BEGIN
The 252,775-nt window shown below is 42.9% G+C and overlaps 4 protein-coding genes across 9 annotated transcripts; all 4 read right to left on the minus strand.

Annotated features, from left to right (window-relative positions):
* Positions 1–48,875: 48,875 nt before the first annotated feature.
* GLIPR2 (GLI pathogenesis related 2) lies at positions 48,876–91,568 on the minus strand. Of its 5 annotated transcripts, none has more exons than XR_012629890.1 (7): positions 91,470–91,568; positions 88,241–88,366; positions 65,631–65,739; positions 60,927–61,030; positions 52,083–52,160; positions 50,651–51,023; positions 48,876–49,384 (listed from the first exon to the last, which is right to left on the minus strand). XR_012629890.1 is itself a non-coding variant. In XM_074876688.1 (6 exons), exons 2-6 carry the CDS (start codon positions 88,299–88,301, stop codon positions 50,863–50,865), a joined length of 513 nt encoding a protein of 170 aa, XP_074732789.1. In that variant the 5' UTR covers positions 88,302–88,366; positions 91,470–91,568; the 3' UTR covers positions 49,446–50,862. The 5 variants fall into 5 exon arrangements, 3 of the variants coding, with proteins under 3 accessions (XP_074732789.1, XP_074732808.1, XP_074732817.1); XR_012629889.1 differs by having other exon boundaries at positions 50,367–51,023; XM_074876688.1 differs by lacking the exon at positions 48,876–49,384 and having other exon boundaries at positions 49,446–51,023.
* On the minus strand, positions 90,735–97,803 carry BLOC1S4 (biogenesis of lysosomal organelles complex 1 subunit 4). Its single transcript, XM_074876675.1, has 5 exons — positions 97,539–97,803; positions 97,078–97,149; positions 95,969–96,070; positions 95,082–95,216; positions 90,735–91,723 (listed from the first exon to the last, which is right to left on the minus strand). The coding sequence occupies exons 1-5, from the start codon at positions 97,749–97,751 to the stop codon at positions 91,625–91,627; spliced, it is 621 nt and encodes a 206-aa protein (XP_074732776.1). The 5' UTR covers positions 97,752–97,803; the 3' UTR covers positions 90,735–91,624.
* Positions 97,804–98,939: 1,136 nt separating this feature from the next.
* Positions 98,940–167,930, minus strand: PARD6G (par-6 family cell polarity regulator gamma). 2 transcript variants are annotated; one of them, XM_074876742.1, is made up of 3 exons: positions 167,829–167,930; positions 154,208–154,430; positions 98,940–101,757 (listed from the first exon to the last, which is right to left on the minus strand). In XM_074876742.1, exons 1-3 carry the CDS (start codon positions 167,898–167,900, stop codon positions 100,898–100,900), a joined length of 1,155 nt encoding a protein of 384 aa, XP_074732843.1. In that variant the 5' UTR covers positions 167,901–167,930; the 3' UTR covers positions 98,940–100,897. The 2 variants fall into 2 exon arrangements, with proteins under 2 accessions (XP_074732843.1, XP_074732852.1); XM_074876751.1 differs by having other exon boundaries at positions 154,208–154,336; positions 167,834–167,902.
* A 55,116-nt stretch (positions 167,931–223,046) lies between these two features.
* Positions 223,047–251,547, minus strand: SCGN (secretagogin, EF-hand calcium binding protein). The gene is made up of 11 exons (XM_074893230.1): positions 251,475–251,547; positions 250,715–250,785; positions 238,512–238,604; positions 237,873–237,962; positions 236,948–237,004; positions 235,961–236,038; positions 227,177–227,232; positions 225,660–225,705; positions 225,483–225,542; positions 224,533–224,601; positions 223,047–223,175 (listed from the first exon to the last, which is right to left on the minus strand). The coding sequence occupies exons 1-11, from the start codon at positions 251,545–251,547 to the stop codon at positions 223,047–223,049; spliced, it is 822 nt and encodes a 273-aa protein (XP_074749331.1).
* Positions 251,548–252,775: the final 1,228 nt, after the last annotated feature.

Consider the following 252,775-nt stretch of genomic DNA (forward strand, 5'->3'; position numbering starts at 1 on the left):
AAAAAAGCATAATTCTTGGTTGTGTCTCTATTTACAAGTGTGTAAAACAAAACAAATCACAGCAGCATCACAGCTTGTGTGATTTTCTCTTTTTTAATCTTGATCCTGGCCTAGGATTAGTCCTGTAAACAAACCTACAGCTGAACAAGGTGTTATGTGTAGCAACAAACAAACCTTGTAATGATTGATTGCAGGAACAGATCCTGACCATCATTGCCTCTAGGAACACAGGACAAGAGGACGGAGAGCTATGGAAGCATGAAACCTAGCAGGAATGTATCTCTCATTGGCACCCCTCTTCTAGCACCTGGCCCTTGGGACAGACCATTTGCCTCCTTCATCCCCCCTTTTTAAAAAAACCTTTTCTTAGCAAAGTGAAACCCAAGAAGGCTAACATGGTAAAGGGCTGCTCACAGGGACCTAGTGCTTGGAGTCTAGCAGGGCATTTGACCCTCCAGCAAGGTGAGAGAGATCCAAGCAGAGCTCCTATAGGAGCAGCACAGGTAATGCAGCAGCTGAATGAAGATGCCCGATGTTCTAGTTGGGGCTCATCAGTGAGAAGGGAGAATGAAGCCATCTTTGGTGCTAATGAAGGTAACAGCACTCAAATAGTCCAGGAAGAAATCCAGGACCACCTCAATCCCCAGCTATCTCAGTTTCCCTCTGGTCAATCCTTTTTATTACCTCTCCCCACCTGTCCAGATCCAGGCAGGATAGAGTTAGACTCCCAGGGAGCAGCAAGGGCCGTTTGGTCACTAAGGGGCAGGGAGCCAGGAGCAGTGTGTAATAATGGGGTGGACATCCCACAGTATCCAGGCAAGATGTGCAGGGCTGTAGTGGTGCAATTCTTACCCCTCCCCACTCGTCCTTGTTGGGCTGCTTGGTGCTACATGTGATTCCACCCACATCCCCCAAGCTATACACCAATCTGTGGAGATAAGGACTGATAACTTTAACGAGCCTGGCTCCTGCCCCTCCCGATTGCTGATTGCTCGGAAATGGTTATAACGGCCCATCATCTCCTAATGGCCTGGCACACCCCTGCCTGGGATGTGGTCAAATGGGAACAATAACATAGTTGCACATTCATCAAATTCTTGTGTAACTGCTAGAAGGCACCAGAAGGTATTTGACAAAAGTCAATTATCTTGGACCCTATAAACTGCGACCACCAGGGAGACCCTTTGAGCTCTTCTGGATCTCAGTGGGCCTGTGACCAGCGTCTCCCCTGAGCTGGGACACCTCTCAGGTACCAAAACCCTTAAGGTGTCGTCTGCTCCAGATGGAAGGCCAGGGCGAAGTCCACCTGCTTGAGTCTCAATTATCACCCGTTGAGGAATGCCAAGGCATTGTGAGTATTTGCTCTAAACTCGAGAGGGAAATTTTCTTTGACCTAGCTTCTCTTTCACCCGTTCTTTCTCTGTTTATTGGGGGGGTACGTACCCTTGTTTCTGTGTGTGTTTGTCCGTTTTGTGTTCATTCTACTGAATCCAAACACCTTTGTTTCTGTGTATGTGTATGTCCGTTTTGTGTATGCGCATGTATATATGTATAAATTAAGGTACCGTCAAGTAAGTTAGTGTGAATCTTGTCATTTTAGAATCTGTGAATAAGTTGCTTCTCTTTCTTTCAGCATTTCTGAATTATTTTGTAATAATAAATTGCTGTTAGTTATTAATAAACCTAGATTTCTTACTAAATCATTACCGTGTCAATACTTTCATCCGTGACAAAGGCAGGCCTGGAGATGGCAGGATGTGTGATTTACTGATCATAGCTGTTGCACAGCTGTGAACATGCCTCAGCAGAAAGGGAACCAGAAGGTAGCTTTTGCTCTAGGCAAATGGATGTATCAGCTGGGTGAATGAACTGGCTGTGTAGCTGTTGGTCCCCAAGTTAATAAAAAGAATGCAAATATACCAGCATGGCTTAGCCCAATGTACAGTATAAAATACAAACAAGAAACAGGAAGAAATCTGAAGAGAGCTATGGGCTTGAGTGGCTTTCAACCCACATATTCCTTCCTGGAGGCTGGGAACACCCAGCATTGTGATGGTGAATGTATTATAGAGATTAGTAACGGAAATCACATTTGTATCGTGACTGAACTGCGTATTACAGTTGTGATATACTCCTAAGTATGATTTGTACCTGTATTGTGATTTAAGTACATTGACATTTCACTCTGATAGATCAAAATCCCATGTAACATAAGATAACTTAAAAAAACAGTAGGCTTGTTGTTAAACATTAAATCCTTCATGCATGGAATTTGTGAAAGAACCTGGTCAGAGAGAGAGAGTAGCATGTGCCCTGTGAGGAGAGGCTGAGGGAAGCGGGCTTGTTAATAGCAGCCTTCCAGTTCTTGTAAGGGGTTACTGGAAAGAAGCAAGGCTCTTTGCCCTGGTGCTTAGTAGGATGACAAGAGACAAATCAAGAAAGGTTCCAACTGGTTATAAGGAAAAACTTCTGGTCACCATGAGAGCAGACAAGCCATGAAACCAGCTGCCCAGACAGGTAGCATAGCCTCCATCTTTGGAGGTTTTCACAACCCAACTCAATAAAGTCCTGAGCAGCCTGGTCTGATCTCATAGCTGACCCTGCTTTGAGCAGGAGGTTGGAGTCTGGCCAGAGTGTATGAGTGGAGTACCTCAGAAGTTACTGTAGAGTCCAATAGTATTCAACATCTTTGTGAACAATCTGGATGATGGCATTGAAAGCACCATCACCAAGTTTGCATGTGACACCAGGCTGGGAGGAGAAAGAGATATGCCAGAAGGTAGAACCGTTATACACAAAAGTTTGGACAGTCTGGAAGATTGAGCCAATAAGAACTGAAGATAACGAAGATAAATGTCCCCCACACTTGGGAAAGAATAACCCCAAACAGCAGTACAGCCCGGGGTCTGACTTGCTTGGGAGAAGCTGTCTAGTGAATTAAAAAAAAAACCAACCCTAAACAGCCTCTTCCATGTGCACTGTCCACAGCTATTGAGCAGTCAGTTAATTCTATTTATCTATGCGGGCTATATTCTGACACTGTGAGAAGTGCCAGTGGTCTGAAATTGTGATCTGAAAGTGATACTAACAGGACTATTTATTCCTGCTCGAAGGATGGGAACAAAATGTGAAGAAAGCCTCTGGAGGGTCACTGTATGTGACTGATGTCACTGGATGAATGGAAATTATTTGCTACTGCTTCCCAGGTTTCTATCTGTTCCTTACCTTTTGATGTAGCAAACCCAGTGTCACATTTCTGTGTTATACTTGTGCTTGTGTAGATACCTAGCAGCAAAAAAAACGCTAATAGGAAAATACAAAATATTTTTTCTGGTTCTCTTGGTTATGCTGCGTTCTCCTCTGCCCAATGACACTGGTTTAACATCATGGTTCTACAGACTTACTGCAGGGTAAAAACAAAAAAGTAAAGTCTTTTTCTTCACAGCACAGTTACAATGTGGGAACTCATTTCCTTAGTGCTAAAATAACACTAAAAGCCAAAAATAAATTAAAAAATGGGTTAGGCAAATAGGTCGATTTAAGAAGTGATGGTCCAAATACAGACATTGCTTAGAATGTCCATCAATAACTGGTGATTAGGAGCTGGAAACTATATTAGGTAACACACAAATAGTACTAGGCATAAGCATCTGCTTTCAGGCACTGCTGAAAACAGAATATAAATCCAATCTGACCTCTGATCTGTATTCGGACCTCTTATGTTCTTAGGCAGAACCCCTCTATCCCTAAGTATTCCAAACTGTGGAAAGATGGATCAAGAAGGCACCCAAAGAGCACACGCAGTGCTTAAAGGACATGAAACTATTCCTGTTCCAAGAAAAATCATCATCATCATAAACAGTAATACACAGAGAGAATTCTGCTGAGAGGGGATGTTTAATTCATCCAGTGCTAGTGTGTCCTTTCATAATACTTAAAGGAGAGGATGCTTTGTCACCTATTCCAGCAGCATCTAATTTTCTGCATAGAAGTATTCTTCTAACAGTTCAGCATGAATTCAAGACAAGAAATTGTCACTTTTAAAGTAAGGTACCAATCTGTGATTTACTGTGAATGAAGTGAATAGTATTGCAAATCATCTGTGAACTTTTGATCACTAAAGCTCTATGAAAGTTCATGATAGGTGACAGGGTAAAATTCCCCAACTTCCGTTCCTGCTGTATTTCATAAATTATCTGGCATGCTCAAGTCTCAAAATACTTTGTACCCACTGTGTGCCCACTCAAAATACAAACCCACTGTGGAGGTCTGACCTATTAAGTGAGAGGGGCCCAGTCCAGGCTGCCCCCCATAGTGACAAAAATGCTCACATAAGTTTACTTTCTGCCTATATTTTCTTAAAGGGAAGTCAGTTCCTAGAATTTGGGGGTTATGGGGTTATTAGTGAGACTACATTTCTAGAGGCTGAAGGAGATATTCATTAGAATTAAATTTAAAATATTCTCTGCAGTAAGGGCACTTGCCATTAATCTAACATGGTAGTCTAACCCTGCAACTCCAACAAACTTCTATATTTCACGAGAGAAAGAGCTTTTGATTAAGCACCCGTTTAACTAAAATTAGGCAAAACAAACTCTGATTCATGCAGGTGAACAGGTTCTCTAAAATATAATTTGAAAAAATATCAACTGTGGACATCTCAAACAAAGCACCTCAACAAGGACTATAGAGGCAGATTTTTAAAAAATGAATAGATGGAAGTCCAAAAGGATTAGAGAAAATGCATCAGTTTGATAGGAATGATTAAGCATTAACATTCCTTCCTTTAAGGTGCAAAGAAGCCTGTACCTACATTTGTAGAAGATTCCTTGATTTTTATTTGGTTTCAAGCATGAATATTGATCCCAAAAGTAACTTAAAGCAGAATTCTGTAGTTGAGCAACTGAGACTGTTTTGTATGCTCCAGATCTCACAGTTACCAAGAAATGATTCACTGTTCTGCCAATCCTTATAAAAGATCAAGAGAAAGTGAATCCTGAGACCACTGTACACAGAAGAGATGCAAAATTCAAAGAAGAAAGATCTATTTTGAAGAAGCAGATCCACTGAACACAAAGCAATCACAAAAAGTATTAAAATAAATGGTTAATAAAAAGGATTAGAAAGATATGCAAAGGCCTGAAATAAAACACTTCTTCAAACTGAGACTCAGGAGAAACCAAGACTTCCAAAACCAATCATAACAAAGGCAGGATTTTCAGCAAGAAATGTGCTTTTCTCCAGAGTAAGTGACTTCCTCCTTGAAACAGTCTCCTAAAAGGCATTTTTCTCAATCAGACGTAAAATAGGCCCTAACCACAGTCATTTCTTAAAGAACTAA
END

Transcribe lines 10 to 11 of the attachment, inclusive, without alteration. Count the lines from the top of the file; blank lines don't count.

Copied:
* Positions 251,548–252,775: the final 1,228 nt, after the last annotated feature.

Consider the following 252,775-nt stretch of genomic DNA (forward strand, 5'->3'; position numbering starts at 1 on the left):